Historic Shorthorn CAttle
Preface & Introduction
The Heritage Shorthorn Society is honored to have Dr. Bert Moore establish and author the new “Historic Shorthorns” section of HSS.
This new section will highlight important bulls (and cows) in the Shorthorn breed during the last 120+ years. It will be divided into time intervals and will include pedigrees, pictures, and information. This “Historic Shorthorns” section will be gradually expanded over the next year or so as installments are available from Dr. Moore. It will be a great resource for those interested in the history of the Shorthorn breed. (The HSS "Classic Bulls 1950-1985" page is under different authorship.)
Dr. Moore was a Professor of Animal Science at North Dakota State University for 40 years and he developed the NDSU Shorthorn herd. (The original North Dakota Agricultural College Shorthorn herd was founded in 1896 and it was one of the longest continuous lines of Shorthorns bred in the U.S. In 1996 the herd was honored as a "Builder of the Breed." Unfortunately it was dispersed in 2017.)
Dr. Moore retired in 2009 and he subsequently became the Executive Secretary of the American Shorthorn Association for several years before leaving that position in 2013. He is well known nationally and internationally for his expertise in cattle evaluation and for his interest in the history of cattle breeds. Currently he is associated with the American Simmental Association, does consulting on cattle, and along with his wife Millie, has a Heritage Shorthorn herd in Indianola, Iowa. He was one of the first members of Heritage Shorthorn Society.
Introduction by Bert Moore
The Shorthorn breed has a very long and colorful history with documentation of organized breeding and improvement efforts dating back over 200 years. This pre-dates the recorded history of nearly all established cattle breeds. Throughout these more than two centuries all of agriculture has undergone dramatic changes and with it the use of technology and the understanding of basic biology, inheritance, and measures & opinions of excellence. A sire’s contribution to influencing the next generation of animal populations has always been dramatic with the ability to produce multiple numbers of progeny.
Certain Shorthorn bulls have established themselves as having “historic significance.” Most recorded accounts which measure the significance & popularity of bulls have been through show ring winnings, as well as through sales of progeny. Thus, these bulls are recognized from their records of achievement from times before many objective measurements were used in evaluation (other than just weights).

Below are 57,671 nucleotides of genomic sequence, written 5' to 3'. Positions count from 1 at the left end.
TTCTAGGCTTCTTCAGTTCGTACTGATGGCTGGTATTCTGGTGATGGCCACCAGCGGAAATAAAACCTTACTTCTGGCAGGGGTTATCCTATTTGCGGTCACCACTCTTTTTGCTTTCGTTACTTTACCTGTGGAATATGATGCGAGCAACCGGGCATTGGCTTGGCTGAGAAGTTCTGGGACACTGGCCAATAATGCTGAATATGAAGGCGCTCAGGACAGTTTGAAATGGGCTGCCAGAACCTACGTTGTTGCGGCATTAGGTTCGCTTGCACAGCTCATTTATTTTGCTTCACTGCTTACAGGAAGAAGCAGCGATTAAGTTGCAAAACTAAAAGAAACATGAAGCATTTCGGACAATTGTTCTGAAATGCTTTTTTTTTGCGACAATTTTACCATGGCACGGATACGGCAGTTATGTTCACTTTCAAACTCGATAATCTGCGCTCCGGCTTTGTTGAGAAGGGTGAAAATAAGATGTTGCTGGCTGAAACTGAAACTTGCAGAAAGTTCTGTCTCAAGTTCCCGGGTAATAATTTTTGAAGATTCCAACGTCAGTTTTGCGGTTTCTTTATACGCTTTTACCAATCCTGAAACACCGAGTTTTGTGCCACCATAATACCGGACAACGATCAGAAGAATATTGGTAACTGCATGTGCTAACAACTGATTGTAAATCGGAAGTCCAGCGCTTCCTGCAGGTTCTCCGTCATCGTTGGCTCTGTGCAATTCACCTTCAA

The pedigrees in the succeeding pages are presented in bracket form which gives more information than the original tabular pedigrees (see example at right) which traced generations from the female line of descent. Tabular pedigrees were the method for presenting Shorthorn ancestral information until the 1940s, which explains the popularity of using cow family names in the naming of Shorthorn females.
On the extended pedigrees the registration numbers surrounded by parentheses (123456) are from the Coates Herdbook (Great Britain). Those with equal signs =123456= are Dominion Herdbook (Canadian) registration numbers. American Herdbook registration numbers have nothing surrounding them, 1234567. Some animals will have more than one number reflecting the “travels” they may have made.
In the early editions of the Herd Books cows were not given registration numbers. They were simply entered in a separate section from bulls with the volume & page number of the Herd Book. For example, (v69 p212E) means she was located on page 212 of volume 69 of the English (Coates) Herdbook. It was not until volume 70 of the American Herd Book published in 1909 that cows were given an actual registration number. Even then cows were registered in separate sections from bulls as they had been previously until 1916 when cows and bulls were registered together with sequential numbers regardless of sex. The Coates Herd Book eventually made the same changes.